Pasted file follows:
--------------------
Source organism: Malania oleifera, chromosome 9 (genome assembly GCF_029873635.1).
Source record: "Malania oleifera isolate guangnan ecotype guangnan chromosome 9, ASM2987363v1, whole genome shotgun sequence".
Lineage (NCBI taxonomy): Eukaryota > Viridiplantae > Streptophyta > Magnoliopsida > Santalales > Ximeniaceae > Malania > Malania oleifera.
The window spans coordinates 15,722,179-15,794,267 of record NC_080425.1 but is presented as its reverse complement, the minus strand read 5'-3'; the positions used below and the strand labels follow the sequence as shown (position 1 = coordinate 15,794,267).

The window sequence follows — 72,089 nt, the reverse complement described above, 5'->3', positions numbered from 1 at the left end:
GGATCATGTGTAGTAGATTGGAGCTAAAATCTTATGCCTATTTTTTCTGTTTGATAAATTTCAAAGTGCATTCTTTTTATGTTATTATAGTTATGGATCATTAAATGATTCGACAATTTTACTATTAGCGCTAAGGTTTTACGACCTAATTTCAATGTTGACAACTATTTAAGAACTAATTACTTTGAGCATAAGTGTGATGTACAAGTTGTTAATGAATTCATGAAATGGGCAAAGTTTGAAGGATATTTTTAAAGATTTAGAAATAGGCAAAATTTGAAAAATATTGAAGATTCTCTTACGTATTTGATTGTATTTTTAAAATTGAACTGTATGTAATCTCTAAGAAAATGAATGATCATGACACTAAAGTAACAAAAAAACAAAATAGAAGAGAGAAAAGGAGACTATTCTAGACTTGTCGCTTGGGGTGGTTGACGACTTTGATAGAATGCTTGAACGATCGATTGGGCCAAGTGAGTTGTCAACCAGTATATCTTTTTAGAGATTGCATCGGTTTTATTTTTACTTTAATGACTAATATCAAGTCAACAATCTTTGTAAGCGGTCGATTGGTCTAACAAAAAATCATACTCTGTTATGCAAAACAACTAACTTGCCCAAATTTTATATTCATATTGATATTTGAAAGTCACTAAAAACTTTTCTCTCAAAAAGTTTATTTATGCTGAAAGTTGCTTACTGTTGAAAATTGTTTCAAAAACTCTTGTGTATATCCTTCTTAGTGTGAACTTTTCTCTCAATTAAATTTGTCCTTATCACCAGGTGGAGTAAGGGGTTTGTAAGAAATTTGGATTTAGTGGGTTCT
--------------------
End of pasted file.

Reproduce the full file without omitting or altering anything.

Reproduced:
Source organism: Malania oleifera, chromosome 9 (genome assembly GCF_029873635.1).
Source record: "Malania oleifera isolate guangnan ecotype guangnan chromosome 9, ASM2987363v1, whole genome shotgun sequence".
Lineage (NCBI taxonomy): Eukaryota > Viridiplantae > Streptophyta > Magnoliopsida > Santalales > Ximeniaceae > Malania > Malania oleifera.
The window spans coordinates 15,722,179-15,794,267 of record NC_080425.1 but is presented as its reverse complement, the minus strand read 5'-3'; the positions used below and the strand labels follow the sequence as shown (position 1 = coordinate 15,794,267).

The window sequence follows — 72,089 nt, the reverse complement described above, 5'->3', positions numbered from 1 at the left end:
GGATCATGTGTAGTAGATTGGAGCTAAAATCTTATGCCTATTTTTTCTGTTTGATAAATTTCAAAGTGCATTCTTTTTATGTTATTATAGTTATGGATCATTAAATGATTCGACAATTTTACTATTAGCGCTAAGGTTTTACGACCTAATTTCAATGTTGACAACTATTTAAGAACTAATTACTTTGAGCATAAGTGTGATGTACAAGTTGTTAATGAATTCATGAAATGGGCAAAGTTTGAAGGATATTTTTAAAGATTTAGAAATAGGCAAAATTTGAAAAATATTGAAGATTCTCTTACGTATTTGATTGTATTTTTAAAATTGAACTGTATGTAATCTCTAAGAAAATGAATGATCATGACACTAAAGTAACAAAAAAACAAAATAGAAGAGAGAAAAGGAGACTATTCTAGACTTGTCGCTTGGGGTGGTTGACGACTTTGATAGAATGCTTGAACGATCGATTGGGCCAAGTGAGTTGTCAACCAGTATATCTTTTTAGAGATTGCATCGGTTTTATTTTTACTTTAATGACTAATATCAAGTCAACAATCTTTGTAAGCGGTCGATTGGTCTAACAAAAAATCATACTCTGTTATGCAAAACAACTAACTTGCCCAAATTTTATATTCATATTGATATTTGAAAGTCACTAAAAACTTTTCTCTCAAAAAGTTTATTTATGCTGAAAGTTGCTTACTGTTGAAAATTGTTTCAAAAACTCTTGTGTATATCCTTCTTAGTGTGAACTTTTCTCTCAATTAAATTTGTCCTTATCACCAGGTGGAGTAAGGGGTTTGTAAGAAATTTGGATTTAGTGGGTTCT